Tuesday February 19, 2019
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This new technology will help you brew tea three times faster

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By Newsgram Staff Writer

Scientists at Drexel University in Pennsylvania have developed a technology that can heat water faster up to three times. This can be really helpful in conserving energy in industrial power plants or large-scale electronic cooling systems. It can also be used to make tea quickly, technically speaking.

The air bubbles created while heating water temporarily insulate heating elements from the surrounding water, slowing down the transfer of heat. The scientists have found that the size of these bubbles can be reduced by coating a heating element with a virus found on tobacco plants.

The reduction in bubble size will also prevent ‘critical heat flux’ caused when bubbles merge into a blanket surrounding the element hampering the transfer heat to the water.

‘What happens then is the dry surface gets hotter and hotter, like a pan on the stove without water in it. This failure can lead to the simple destruction of electronic components, or in power plant cooling applications, the catastrophic meltdown of a nuclear reactor.’  Matthew McCarthy, an engineer at Drexel University was quoted in the PSFK magazine.

Scientists had been looking for ways to develop a surface that repels bubbles and keep the boiling surface wet. McCarthy’s team found that tobacco mosaic virus was perfect for the purpose.

They have genetically modified the virus so that it can attach itself to any surface. Once the virus is attached to the surface, it is coated with a microscopically thin layer of nickel to make the virus inert.  This forms a sort of metallic grass which can wick moisture to the surface and repel bubbles.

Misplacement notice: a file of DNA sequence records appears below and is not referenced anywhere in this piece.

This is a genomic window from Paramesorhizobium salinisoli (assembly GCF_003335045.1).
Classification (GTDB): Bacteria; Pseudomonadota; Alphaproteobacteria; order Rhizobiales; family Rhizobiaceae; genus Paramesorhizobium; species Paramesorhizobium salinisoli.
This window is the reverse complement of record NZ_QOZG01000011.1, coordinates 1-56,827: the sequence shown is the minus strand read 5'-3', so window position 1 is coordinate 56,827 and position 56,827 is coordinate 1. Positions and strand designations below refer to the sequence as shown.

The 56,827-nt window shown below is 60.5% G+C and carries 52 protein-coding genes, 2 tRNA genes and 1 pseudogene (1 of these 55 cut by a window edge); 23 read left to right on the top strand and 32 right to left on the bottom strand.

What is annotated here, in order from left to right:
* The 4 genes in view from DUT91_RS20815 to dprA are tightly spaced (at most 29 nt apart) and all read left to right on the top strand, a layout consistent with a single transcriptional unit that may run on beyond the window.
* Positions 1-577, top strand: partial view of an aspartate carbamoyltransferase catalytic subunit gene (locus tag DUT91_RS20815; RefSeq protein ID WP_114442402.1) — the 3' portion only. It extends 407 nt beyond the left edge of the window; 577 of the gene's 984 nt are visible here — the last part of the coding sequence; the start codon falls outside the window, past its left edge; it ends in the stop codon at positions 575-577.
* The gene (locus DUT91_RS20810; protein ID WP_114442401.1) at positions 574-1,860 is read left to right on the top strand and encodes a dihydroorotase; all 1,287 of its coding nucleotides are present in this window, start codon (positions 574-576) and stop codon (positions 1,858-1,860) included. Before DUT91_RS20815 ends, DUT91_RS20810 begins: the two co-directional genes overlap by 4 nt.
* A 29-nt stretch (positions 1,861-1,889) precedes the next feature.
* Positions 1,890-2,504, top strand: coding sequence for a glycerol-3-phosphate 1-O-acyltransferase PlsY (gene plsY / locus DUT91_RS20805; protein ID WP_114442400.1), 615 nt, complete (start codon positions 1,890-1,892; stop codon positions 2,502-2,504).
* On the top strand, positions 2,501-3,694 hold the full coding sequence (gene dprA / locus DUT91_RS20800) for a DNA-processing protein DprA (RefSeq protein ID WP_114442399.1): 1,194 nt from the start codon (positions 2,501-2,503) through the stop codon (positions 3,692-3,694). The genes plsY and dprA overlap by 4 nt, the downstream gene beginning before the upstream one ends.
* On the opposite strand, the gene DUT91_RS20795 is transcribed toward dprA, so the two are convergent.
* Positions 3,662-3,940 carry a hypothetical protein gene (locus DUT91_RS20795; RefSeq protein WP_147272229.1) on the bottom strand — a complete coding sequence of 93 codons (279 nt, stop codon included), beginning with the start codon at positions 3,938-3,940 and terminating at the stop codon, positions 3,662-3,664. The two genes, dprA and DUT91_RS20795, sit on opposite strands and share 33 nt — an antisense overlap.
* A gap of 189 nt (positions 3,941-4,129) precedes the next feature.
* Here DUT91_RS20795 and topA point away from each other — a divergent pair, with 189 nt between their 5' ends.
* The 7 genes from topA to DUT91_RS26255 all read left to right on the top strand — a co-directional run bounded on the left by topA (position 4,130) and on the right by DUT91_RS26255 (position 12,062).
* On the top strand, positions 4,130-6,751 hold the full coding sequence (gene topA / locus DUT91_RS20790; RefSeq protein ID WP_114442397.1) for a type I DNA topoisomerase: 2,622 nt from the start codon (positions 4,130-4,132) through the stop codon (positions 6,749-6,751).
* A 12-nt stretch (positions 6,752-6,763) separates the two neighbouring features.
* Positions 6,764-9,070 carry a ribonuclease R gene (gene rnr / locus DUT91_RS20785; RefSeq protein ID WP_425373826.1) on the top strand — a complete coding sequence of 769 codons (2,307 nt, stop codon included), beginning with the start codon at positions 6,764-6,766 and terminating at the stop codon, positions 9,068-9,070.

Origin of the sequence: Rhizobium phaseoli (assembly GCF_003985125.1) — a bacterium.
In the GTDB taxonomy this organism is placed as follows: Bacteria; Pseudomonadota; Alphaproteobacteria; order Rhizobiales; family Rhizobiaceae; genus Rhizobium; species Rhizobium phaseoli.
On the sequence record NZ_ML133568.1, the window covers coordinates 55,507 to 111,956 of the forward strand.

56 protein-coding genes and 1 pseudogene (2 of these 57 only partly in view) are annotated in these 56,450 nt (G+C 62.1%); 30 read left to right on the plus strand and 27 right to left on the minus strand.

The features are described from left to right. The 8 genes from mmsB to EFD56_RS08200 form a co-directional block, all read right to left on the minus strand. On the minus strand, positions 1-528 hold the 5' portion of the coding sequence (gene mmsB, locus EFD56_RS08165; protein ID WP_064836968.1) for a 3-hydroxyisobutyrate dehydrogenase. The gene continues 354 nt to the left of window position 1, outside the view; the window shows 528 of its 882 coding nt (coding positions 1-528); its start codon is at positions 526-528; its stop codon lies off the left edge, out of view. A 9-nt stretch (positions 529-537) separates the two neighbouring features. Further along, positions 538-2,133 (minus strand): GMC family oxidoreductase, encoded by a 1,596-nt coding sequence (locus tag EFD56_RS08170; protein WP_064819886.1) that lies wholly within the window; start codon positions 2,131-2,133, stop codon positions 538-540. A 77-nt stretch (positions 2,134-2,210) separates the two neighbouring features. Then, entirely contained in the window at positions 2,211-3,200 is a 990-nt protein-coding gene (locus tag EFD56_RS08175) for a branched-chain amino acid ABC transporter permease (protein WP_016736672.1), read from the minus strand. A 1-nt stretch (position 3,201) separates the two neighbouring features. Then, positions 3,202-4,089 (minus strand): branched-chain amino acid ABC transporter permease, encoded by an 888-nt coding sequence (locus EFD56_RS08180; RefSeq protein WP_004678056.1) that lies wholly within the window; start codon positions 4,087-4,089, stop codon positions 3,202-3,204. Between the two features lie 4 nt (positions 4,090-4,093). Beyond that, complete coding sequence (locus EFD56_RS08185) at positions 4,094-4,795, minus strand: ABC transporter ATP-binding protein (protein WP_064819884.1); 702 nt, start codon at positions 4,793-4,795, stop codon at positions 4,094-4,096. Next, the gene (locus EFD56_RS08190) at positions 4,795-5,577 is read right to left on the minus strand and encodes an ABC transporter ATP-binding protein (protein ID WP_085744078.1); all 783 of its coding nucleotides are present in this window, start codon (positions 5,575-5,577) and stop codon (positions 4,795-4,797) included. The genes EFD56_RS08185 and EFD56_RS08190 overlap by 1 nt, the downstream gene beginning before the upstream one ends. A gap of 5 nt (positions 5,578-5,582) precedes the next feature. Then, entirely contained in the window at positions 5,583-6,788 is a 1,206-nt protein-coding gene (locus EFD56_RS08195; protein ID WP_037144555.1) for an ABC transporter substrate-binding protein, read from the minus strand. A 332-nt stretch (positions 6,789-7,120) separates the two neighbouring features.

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Tobacco Vendors Eye Schools For Sale, Says Study

It also stated that vendors display tobacco products in ways that are appealing to children and youth and utilize sales techniques such as discounting products and distributing free samples

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Tobacco vendors eye schools for sale: Study. Pixabay

Tobacco companies in India are targeting schoolchildren as young as eight years for sale of their products and placing advertisements, finds a new study.

Conducted by Consumer Voice and Voluntary Health Association (VHA) of India the study titled ‘India Tiny Targets Report’ which was released here on Wednesday, found that nearly half of the vendors around schools sell tobacco products.

It covered schools in 20 cities across six states — Delhi, Gujarat, Madhya Pradesh, Assam, Tamil Nadu and Telangana.

For the study, survey was carried out in 243 schools at 487 point of sales (PoSs) across India has found that about half of them (225) sell tobacco products to minors.

FILE – Cigarette packs are seen on shelves in a tobacco shop in Cagnes-sur-Mer, France.

“Street vendors were the most common form of vendors of the 225 tobacco points of sale. Vendors advertise tobacco products around schools and sell cigarettes and bidis via single sticks, making these products cheap and accessible to children and youth,” the study found.

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It also stated that vendors display tobacco products in ways that are appealing to children and youth and utilize sales techniques such as discounting products and distributing free samples.

“The tobacco industry must be held accountable for their aggressive advertising efforts around our children’s schools. Our schools are not safe so long as the tobacco industry continues to try and lure our children into buying their deadly products,” Bhavna B Mukhopadhyay, Chief Executive, Voluntary Health Association of India said. (IANS)